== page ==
Distributed estimation based on measurements from multiple wireless sensors is investigated. It is assumed that a group of sensors observe the same quantity in independent additive observation noises with possibly different variances. The observations are transmitted using amplify-and-forward (analog) transmissions over nonideal fading wireless channels from the sensors to a fusion center, where they are combined to generate an estimate of the observed quantity. Assuming that the best linear unbiased estimator (BLUE) is used by the fusion center, the equal-power transmission strategy is first discussed, where the system performance is analyzed by introducing the concept of estimation outage and estimation diversity, and it is shown that there is an achievable diversity gain on the order of the number of sensors. The optimal power allocation strategies are then considered for two cases: minimum distortion under power constraints; and minimum power under distortion constraints. In the first case, it is shown that by turning off bad sensors, i.e., sensors with bad channels and bad observation quality, adaptive power gain can be achieved without sacrificing diversity gain. Here, the adaptive power gain is similar to the array gain achieved in multiple-input single-output (MISO) multiantenna systems when channel conditions are known to the transmitter. In the second case, the sum power is minimized under zero-outage estimation distortion constraint, and some related energy efficiency issues in sensor networks are discussed.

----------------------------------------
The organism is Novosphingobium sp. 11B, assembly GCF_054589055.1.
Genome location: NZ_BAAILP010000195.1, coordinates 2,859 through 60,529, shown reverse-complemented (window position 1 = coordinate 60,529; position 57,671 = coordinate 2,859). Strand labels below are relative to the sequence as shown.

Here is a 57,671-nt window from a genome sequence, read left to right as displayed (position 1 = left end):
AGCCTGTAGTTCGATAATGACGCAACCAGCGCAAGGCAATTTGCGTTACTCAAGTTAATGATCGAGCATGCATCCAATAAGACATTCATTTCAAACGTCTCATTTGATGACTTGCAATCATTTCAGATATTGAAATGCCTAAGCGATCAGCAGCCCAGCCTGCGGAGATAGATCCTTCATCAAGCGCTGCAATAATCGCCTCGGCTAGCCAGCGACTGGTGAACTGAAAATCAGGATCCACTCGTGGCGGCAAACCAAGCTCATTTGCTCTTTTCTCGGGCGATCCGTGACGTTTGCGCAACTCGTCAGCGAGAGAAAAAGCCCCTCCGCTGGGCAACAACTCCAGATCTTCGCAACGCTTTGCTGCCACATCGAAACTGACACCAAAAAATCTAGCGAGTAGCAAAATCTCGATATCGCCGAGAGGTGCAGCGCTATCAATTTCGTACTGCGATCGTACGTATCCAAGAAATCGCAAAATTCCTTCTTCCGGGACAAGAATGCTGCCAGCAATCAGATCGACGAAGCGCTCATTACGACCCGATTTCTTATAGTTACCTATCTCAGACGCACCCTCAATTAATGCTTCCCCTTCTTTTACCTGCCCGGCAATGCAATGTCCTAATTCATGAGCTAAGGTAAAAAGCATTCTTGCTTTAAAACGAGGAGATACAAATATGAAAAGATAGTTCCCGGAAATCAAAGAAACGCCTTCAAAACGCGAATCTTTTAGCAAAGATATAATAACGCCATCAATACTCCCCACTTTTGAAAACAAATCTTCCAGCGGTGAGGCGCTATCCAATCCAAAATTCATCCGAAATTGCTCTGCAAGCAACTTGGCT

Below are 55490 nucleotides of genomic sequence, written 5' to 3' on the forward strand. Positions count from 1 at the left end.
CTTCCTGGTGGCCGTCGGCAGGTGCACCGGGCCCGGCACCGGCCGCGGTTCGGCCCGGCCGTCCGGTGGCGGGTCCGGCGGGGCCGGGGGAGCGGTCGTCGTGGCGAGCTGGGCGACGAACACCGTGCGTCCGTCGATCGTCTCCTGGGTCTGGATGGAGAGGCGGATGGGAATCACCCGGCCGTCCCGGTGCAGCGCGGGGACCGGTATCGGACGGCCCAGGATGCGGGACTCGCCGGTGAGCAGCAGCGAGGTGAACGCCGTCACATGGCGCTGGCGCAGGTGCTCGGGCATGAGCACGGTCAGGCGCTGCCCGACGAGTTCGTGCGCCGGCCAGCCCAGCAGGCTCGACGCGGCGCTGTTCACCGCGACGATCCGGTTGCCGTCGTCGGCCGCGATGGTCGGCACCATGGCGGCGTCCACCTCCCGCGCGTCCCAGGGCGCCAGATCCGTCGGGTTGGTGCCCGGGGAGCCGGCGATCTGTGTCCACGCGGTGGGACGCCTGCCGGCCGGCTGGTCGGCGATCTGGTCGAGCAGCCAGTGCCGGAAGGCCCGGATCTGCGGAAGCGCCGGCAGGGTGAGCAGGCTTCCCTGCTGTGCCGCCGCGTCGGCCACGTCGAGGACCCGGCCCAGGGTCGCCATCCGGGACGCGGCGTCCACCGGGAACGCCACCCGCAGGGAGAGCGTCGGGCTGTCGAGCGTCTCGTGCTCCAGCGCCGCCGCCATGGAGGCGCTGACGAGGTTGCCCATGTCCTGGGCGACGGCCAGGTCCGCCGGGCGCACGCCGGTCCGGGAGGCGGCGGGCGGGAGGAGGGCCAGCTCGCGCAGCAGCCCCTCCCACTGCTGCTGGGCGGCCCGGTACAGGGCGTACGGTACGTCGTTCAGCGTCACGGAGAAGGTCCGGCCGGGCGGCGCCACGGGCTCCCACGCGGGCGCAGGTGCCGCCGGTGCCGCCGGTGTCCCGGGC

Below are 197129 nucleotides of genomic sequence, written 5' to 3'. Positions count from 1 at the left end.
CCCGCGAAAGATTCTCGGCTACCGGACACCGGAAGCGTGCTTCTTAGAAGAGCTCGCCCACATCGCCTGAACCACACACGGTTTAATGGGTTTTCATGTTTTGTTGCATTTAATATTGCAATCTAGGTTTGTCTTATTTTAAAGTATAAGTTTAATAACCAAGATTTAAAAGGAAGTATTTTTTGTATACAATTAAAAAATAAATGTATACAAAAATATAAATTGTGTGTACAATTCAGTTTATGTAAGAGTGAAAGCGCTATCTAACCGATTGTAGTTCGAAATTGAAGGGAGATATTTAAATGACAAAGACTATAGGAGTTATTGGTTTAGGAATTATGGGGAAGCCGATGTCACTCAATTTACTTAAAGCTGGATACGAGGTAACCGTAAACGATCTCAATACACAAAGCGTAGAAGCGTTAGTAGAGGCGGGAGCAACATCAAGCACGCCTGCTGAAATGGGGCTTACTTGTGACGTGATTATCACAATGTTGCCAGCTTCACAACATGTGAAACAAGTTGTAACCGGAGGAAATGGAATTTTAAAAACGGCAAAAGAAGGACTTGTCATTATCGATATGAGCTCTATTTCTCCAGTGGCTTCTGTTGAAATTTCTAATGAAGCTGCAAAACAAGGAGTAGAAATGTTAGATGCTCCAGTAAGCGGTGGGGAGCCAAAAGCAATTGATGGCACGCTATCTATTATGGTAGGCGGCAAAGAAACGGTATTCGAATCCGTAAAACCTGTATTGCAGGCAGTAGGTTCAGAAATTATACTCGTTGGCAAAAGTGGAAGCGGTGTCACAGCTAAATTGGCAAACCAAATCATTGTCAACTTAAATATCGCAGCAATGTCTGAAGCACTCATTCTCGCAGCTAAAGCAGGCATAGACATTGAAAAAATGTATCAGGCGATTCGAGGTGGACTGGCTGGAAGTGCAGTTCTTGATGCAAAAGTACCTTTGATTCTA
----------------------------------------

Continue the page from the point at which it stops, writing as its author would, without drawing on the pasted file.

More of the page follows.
Bibliographical noteFunding Information:
Manuscript received February 11, 2006; revised December 7, 2006. The associate editor coordinating the review of this manuscript and approving it for publication was Dr. Sergio Barbarossa. Part of this work was presented at the IEEE International Conference on Acoustics, Speech and Signal Processing (ICASSP)’05, Philadelphia, PA, March 18–23, 2005, and the International Conference on Communications (ICC)’06, Istanbul, Turkey, June 11–15, 2006. This research was supported in part by funds from the University of Arizona Foundation, the National Science Foundation under grants No. CCR-02-05214 and No. DMS-0312416, the U.S. Army MURI under award No. W911NF-05-1-0246, the Intel Corporation, and the DOD Army under grant No. W911NF-05-1-0567.
- Distributed estimation
- Energy efficiency
- Estimation diversity
- Estimation outage